Within a year after birth, human infants develop the ability to direct their attention to the anticipated goal of another person’s movement, before it has occurred. So, for example, our eyes move to where we think an object will be based on how we perceive others’ objectives and intentions. The ability to anticipate actions helps us both to cooperate and compete with others.
In light of previous research suggesting that nonhuman primates may be able to predict others’ goals and actions, psychological scientists Fumihiro Kano and Josep Call of the Max Planck Institute for Evolutionary Anthropology in Leipzig, Germany investigated whether other primates make eye movements similar to those that humans make while observing another individual’s behavior.
The researchers analyzed data from 19 great apes, including chimpanzees, bonobos, and orangutans.
Every day for eight days, the apes watched a video in which either a plastic rod with a claw or a human arm repeatedly reached for and grabbed one of two objects, a frog or a duck.
Next, the researchers switched the objects’ locations, and the arm or claw reached between the two objects but didn’t actually grab either one. The researchers used eye-tracking technology to answer a basic question: Would the apes anticipate the action and look toward the object that had been consistently grabbed, even though it had moved, or would they look to the spot where the object had originally been?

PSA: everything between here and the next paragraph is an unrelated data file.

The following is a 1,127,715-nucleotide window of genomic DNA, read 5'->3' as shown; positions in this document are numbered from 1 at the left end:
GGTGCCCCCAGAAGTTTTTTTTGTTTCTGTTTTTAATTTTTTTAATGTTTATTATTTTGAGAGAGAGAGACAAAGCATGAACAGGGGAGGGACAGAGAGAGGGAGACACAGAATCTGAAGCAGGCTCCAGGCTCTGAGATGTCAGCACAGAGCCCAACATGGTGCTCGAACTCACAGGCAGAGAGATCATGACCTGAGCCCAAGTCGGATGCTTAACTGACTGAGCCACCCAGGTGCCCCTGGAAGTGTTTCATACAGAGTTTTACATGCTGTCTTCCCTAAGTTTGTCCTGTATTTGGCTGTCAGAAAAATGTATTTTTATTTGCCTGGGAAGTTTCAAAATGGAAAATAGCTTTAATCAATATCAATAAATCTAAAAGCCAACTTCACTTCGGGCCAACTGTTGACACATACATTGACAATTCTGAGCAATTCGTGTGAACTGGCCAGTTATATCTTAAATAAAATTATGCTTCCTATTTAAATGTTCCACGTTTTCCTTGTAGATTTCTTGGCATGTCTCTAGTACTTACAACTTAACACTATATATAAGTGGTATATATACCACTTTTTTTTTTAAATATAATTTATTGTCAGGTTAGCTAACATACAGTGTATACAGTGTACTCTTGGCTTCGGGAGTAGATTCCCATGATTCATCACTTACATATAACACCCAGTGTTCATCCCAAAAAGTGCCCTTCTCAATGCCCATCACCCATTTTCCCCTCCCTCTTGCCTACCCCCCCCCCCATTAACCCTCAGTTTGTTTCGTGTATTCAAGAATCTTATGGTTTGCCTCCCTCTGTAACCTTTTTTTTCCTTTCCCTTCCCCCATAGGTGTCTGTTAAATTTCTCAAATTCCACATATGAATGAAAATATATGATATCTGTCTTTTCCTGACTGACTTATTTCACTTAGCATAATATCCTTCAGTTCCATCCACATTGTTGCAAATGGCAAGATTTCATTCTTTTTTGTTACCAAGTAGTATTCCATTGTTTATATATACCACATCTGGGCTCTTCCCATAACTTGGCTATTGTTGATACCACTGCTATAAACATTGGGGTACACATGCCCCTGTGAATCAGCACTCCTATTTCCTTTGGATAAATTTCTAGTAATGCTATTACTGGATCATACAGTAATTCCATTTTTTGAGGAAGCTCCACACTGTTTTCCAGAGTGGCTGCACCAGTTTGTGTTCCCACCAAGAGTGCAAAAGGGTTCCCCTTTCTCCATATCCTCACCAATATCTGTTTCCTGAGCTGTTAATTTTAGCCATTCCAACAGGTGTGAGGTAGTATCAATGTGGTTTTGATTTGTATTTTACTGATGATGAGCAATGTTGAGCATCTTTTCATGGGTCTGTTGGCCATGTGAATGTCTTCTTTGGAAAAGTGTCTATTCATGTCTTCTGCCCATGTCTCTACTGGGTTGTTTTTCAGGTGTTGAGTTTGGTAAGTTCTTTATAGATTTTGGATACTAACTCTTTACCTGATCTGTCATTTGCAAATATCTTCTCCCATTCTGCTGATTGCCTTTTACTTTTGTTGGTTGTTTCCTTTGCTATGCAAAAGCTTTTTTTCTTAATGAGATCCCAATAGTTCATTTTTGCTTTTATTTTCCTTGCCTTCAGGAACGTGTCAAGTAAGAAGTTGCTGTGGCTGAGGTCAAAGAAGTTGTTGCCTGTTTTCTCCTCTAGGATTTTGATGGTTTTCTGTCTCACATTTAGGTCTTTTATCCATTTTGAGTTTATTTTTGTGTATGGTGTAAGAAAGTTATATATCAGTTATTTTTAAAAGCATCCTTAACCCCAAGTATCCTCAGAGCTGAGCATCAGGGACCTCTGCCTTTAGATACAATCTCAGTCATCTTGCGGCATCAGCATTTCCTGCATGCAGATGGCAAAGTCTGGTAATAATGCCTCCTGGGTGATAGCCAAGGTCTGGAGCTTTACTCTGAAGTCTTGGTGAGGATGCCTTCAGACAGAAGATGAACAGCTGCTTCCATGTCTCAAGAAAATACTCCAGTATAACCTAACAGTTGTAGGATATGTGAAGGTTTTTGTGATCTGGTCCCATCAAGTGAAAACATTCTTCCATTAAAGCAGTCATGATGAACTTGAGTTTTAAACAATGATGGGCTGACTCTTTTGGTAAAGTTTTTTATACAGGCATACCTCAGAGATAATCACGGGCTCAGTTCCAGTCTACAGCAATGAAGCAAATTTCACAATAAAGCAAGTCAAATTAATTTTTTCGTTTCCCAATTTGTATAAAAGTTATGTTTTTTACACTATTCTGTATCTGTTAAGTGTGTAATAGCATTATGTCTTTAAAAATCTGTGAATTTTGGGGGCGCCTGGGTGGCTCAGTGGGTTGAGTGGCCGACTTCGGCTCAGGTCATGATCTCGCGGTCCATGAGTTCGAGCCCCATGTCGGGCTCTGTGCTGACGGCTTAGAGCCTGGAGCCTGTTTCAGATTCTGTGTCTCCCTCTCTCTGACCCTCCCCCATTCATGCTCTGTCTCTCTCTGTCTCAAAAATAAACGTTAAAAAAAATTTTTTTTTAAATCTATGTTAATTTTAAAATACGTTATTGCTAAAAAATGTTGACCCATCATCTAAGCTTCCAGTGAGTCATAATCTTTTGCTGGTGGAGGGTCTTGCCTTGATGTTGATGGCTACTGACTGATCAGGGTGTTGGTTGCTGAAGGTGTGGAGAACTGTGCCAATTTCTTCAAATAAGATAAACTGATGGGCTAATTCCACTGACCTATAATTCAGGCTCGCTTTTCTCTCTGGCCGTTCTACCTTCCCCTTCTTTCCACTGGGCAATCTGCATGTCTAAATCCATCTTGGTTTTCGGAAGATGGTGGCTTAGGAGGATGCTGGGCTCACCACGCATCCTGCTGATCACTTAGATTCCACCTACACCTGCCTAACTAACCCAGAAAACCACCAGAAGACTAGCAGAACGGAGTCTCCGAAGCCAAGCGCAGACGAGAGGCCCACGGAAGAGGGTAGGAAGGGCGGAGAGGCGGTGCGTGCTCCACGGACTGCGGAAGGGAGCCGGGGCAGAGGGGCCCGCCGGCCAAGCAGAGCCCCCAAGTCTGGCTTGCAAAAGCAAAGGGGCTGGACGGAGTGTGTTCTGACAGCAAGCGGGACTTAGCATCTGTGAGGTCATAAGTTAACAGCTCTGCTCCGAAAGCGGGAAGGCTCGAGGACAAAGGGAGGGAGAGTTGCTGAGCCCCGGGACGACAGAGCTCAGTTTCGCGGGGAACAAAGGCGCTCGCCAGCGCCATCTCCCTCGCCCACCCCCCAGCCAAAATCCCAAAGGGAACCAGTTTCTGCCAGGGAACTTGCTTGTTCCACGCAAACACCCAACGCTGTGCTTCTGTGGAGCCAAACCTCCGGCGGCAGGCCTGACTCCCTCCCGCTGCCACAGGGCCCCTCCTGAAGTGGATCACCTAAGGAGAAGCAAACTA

On four of the days, the apes viewed videos of the arm, and on the other four days they viewed videos of the claw.
Kano and Call found that great apes would make proactive eye movements toward the target object after its location was switched, but only when viewing a human arm making the reach.
When they saw the claw stop midway between the frog and duck, the apes were no more likely to look at the target object than they were at the distractor object.
The researchers suggest that perhaps the grasping hand is more familiar to apes than the claw and is thus more readily understood as being goal-oriented.
Although there were variations in factors such as how long the apes looked at the objects, the overall pattern of results held across species. Furthermore, the results were similar to those seen in human infants, leading the researchers to believe that the ability to predict goal-oriented actions is common to hominoids, which includes both apes and humans:
“We suggest that humans are not the only hominoids who are sensitive to other individuals’ goals and spontaneously predict their actions,” conclude Kano and Call.
Kano, F., & Call, J. (2014). Great apes generate goal-based action predictions: An eye-tracking study. Psychological Science, 25 (9), 1691-1698. DOI: 10.1177/0956797614536402